So it is hard, very hard, for Joe to say anything derogatory about Armes. “When you love someone, no matter what they do that’s bad, you just can't turn around and try to hurt ’em, because you still care for them even though you know they’re not right.” Joe kept quiet for a long time, but when he heard about Armes being called in on the Grosenbach murder, when he heard that little old ladies in La Jolla were scraping together their nickels and dimes in order to pay the detective’s retainer, his conscience began to gnaw at him. He says in January he called the office of city councilman Bill Mitchell (who spearheaded the drive to hire Armes) and left a message that he was a former Armes employee who had some vital information. He left a phony name but a real number, he says, but no one from Mitchell’s office ever called him back. (Mitchell claims Joe never left a number.) The former bodyguard stifled his misgivings and let the matter go, but when he recently heard about suspicions over Armes’ work on the Grosenbach case, Joe’s conscience bit into him more deeply than ever. Then one week ago today he came home to find tacked to his door a television reporter’s card bearing an urgent message. With a sinking feeling, he knew that he and Jay J. Armes would share the spotlight again.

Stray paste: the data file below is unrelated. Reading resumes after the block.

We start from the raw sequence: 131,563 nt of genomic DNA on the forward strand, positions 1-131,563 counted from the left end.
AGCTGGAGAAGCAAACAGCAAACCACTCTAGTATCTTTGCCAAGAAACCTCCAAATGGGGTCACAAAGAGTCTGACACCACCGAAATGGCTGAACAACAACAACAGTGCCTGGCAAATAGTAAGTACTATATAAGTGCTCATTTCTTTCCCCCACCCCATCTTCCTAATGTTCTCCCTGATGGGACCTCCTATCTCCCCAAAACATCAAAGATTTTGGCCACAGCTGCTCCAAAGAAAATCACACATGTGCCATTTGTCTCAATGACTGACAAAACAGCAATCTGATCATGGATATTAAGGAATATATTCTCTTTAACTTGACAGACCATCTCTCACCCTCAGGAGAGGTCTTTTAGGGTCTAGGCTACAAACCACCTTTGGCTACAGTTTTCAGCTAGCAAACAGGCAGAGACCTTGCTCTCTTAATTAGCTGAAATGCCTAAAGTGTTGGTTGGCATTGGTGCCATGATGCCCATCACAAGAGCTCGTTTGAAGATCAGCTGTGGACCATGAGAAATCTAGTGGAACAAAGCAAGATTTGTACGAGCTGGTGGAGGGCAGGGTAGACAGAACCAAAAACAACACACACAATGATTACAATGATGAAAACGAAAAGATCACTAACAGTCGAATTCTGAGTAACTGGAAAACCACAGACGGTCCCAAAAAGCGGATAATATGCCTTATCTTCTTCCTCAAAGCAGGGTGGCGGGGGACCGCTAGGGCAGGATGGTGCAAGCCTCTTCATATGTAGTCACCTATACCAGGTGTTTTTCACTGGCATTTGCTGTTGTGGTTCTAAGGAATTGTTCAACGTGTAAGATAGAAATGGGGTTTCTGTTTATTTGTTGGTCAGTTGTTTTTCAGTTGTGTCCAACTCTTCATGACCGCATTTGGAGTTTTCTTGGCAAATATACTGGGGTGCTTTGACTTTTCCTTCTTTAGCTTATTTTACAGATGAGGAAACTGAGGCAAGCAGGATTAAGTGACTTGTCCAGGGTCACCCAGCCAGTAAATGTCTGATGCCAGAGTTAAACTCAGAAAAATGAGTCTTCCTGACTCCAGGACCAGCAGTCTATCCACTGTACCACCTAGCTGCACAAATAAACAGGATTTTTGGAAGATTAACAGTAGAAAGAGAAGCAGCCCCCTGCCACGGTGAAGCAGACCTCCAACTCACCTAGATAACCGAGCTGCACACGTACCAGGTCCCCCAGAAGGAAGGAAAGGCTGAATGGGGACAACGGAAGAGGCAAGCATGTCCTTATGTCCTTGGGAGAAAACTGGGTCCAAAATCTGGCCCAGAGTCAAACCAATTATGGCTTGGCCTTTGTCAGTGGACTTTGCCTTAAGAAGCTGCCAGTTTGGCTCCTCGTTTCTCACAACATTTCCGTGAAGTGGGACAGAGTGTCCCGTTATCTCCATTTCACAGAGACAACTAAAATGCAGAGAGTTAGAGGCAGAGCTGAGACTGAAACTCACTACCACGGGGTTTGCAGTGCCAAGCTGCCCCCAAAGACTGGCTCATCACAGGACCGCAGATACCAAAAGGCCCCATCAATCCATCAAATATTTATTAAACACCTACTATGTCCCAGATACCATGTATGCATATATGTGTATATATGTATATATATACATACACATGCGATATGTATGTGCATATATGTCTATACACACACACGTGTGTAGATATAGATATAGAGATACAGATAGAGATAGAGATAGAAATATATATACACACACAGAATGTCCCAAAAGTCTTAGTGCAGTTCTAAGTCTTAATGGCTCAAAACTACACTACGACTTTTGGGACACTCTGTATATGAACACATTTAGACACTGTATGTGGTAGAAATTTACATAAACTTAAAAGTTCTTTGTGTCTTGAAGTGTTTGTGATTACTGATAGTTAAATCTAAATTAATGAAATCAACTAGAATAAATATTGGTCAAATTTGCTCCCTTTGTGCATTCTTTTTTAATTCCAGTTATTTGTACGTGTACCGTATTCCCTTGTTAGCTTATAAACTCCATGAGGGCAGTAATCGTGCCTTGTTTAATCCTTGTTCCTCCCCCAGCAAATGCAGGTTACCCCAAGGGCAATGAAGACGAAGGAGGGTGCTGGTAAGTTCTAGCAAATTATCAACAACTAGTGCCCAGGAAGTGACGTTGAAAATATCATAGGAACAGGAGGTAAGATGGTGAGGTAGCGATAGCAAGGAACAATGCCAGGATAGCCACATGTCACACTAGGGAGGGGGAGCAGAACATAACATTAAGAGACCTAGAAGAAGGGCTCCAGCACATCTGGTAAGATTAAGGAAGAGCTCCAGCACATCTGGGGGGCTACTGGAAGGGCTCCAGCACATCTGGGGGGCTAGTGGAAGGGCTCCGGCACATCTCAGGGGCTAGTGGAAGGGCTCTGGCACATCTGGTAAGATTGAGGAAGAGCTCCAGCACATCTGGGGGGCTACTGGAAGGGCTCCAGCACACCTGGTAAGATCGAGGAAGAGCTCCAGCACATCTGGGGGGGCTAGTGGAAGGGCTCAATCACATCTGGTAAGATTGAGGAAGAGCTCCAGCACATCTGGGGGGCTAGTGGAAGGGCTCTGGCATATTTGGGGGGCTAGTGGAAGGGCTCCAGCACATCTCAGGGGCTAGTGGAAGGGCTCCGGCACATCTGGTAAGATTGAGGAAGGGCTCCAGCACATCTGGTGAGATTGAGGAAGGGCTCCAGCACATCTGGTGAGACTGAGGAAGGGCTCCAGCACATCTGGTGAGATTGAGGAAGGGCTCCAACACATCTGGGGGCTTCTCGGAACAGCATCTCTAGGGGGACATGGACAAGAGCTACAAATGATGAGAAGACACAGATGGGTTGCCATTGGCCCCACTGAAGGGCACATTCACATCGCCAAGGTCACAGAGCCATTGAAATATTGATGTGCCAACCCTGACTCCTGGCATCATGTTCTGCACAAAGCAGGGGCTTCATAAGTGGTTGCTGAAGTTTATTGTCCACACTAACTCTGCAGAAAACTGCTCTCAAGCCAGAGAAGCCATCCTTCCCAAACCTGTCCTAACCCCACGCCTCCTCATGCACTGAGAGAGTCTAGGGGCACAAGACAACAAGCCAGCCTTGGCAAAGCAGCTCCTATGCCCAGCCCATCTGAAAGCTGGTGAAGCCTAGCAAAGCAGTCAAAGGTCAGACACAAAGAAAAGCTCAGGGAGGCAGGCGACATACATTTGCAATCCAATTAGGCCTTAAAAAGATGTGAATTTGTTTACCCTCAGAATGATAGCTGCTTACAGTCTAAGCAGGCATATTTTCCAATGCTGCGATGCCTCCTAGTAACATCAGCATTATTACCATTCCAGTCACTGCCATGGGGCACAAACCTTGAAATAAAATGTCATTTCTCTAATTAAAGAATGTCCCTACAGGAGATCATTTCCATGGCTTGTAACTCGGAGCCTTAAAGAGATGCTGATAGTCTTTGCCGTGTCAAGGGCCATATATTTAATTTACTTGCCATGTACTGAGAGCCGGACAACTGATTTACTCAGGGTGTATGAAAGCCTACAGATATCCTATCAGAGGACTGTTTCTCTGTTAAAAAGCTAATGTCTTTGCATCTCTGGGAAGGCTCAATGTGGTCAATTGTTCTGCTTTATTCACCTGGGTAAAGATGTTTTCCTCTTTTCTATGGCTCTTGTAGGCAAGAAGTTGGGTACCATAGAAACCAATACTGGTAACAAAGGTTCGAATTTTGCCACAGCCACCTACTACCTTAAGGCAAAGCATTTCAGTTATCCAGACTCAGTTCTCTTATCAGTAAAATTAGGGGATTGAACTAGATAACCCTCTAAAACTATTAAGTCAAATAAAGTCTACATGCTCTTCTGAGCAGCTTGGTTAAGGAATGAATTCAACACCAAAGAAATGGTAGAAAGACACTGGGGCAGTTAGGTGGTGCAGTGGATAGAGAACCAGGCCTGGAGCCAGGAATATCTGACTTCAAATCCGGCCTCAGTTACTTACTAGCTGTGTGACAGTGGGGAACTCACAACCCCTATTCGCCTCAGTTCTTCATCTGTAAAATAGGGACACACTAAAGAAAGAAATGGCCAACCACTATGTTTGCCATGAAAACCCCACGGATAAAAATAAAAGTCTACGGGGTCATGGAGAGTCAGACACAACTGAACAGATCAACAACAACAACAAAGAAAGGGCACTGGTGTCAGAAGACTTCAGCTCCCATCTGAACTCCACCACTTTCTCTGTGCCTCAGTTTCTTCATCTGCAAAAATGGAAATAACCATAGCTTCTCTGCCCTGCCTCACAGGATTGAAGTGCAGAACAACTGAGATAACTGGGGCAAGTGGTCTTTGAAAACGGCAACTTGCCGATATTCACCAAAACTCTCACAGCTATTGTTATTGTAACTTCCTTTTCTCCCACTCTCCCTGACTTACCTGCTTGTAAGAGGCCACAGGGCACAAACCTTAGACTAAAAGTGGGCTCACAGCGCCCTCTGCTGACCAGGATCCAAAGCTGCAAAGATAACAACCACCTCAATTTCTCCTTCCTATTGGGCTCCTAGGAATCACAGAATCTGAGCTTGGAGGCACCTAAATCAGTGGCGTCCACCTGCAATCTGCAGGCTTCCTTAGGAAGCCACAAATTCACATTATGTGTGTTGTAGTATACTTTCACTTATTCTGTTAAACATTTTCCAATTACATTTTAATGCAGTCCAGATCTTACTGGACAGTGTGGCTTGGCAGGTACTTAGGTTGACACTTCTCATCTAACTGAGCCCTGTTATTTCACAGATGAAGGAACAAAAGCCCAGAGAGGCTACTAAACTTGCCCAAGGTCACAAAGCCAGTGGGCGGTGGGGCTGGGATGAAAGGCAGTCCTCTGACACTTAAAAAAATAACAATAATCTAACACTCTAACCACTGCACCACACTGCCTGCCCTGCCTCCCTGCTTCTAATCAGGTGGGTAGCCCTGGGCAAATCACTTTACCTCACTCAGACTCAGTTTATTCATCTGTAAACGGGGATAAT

Today Joe’s dress matches his tidy rented room. He wears neatly pressed blue jeans, a red sport shirt trimmed in snappy blue and white, brown leather boots which shine with polish. Crouching in the open doorway, his fingers never stray more than a few inches from a .380 Baretta, and when the sound of footsteps floats in through the open window, Joe springs toward the weapon, quick as a cat. Yet his voice is relaxed and affectionate when he talks about Armes.
Joe got to know the flamboyant private eye as a teenager in El Paso, Armes' headquarters. A wild kid, he’d left home at sixteen and had gotten entangled in a succession of shady incidents. Drugs got him booted out of the Navy at the age of twenty. However, he says he had kicked his addiction to heroin (the only drug he ever was seriously involved with) shortly thereafter and returned to El Paso in 1968. He soon began handling minor detective chores for Armes, and the work, along with Breedlove's martial arts abilities (he held a black belt in karate) apparently impressed the celebrated sleuth. In 1975 Armes asked Breedlove to work for him as a bodyguard and chauffeur. Though the job only paid $800 a month, and Joe was then earning about $2000 a month working as a railroad switch foreman, the Armes charisma worked its charms. Joe shrugs his shoulders, remembering why he settled for the pay cut. “Jay always used to say that prestige was a form of compensation.’’